The Corporate Sustainability Reporting Directive (CSRD), which entered into force on January 5, 2023, establishes a uniform framework for the reporting of non-financial data for companies operating in the European Union. While the CSRD provides the requirements, the European Sustainability Reporting Standards (ESRS) define the contents of the new disclosure obligations. The ESRS will gradually come into force from 2024 — and with them the principle of double materiality. What does this new principle imply and how does it differ from the previous principle of materiality?
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What is the double materiality principle?
Double materiality is a concept which provides criteria for the determination of whether a sustainability matter must be included in a company’s sustainability report. The principle of double materiality drives companies to approach sustainability from two different perspectives:
1. Outside-in perspective ("Financial Materiality")
The Financial Materiality implies an outside-in perspective. Companies must consider all external sustainability impacts that could internally affect their future profitability. This is because external sustainability factors such as ecological diversity and global warming will have a long-term impact on cash flow and, therefore, on any company's ability to operate.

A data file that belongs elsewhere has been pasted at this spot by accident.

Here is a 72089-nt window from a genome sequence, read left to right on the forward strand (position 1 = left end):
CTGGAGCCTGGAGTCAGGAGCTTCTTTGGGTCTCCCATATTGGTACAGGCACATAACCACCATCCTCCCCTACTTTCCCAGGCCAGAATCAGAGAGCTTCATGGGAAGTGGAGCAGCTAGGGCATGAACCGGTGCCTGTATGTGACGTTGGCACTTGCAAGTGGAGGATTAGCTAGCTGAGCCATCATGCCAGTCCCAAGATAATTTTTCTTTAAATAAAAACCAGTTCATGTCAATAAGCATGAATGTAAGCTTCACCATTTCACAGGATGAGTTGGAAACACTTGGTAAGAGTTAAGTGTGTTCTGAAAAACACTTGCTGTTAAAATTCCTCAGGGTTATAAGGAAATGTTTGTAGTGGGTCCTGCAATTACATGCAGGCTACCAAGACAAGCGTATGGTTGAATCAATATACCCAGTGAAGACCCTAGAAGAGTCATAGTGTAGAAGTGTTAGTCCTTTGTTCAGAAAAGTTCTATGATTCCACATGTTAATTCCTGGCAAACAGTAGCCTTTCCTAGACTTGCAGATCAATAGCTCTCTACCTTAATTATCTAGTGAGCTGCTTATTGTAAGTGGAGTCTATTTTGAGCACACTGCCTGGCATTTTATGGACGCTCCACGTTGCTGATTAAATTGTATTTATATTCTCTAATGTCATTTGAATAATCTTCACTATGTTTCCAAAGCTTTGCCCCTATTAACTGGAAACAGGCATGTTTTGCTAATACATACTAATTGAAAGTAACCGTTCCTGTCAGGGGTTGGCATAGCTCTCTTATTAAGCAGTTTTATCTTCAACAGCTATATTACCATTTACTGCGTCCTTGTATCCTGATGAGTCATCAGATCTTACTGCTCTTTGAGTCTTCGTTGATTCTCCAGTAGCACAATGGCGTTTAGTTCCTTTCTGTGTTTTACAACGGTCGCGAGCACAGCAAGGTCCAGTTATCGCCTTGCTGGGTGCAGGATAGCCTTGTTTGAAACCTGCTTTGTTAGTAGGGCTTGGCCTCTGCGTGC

2. Inside-out perspective (“Impact Materiality”)
The Impact Materiality, also known as Environmental & Social Materiality, implies an inside-out perspective. From this point of view, businesses need to consider the external impacts their operations have, including impacts on society and the environment. These include, for example, their contributions to air and water pollution or their emissions of greenhouse gases (GHGs) that add to global climate risks.
A sustainability matter meets the criteria of double materiality if it is material from either one or both perspectives.
Why double materiality is important
The principle of double materiality prevents one-sided reporting. This would be when aspects that have a negative environmental impact but no negative financial impact on the reporting company are not mandatory to report. Previously, in the materiality principle of the Non-Financial Reporting Directive (NFRD), this had been the case.
Materiality only refers to the consequences of sustainability issues on finance and corporate activity (outside-in), which puts an emphasis on investor and stakeholder interests. However, double materiality, in addition to that, includes the impact of finance and corporate activity on sustainability factors (inside-out), which gives more importance to stakeholder interests. Therefore, double materiality expands the scope of what is considered a significant sustainability factor.
Example of double materiality from the construction and real estate industry
Let’s consider a construction and real estate company. On the one hand, external sustainability factors such as extreme weather events and severe heat waves restrict the company in its business activities (outside-in). The reason could be a lack of necessary natural resources or construction delays. On the other hand, the company itself influences its external environment, e.g. through carbon emissions in production or contamination of groundwater, which foster climate change and pollution (inside-out).